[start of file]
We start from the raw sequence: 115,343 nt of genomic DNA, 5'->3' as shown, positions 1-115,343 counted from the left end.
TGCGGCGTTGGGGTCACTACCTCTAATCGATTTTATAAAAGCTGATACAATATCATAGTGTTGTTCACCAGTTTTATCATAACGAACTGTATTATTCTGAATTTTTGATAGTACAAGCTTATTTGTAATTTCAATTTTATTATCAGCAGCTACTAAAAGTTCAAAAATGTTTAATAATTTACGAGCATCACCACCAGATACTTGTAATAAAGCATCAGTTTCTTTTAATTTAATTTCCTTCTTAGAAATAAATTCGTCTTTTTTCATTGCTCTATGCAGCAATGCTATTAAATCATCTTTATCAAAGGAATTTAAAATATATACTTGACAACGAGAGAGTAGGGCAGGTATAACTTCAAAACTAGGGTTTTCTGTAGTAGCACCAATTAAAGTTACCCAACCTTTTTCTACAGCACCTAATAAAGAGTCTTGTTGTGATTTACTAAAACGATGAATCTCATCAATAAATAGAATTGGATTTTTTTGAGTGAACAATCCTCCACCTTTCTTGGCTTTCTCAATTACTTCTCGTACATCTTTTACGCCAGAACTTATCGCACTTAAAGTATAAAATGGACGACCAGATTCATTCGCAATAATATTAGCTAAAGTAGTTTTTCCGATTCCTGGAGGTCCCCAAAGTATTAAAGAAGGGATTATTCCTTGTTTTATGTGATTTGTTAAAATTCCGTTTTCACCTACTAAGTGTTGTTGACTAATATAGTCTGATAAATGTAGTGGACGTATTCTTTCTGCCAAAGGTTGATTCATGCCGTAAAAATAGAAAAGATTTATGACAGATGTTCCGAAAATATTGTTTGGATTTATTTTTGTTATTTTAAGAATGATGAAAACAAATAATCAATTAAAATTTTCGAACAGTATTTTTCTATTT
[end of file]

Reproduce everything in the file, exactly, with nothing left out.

We start from the raw sequence: 115,343 nt of genomic DNA, 5'->3' as shown, positions 1-115,343 counted from the left end.
TGCGGCGTTGGGGTCACTACCTCTAATCGATTTTATAAAAGCTGATACAATATCATAGTGTTGTTCACCAGTTTTATCATAACGAACTGTATTATTCTGAATTTTTGATAGTACAAGCTTATTTGTAATTTCAATTTTATTATCAGCAGCTACTAAAAGTTCAAAAATGTTTAATAATTTACGAGCATCACCACCAGATACTTGTAATAAAGCATCAGTTTCTTTTAATTTAATTTCCTTCTTAGAAATAAATTCGTCTTTTTTCATTGCTCTATGCAGCAATGCTATTAAATCATCTTTATCAAAGGAATTTAAAATATATACTTGACAACGAGAGAGTAGGGCAGGTATAACTTCAAAACTAGGGTTTTCTGTAGTAGCACCAATTAAAGTTACCCAACCTTTTTCTACAGCACCTAATAAAGAGTCTTGTTGTGATTTACTAAAACGATGAATCTCATCAATAAATAGAATTGGATTTTTTTGAGTGAACAATCCTCCACCTTTCTTGGCTTTCTCAATTACTTCTCGTACATCTTTTACGCCAGAACTTATCGCACTTAAAGTATAAAATGGACGACCAGATTCATTCGCAATAATATTAGCTAAAGTAGTTTTTCCGATTCCTGGAGGTCCCCAAAGTATTAAAGAAGGGATTATTCCTTGTTTTATGTGATTTGTTAAAATTCCGTTTTCACCTACTAAGTGTTGTTGACTAATATAGTCTGATAAATGTAGTGGACGTATTCTTTCTGCCAAAGGTTGATTCATGCCGTAAAAATAGAAAAGATTTATGACAGATGTTCCGAAAATATTGTTTGGATTTATTTTTGTTATTTTAAGAATGATGAAAACAAATAATCAATTAAAATTTTCGAACAGTATTTTTCTATTT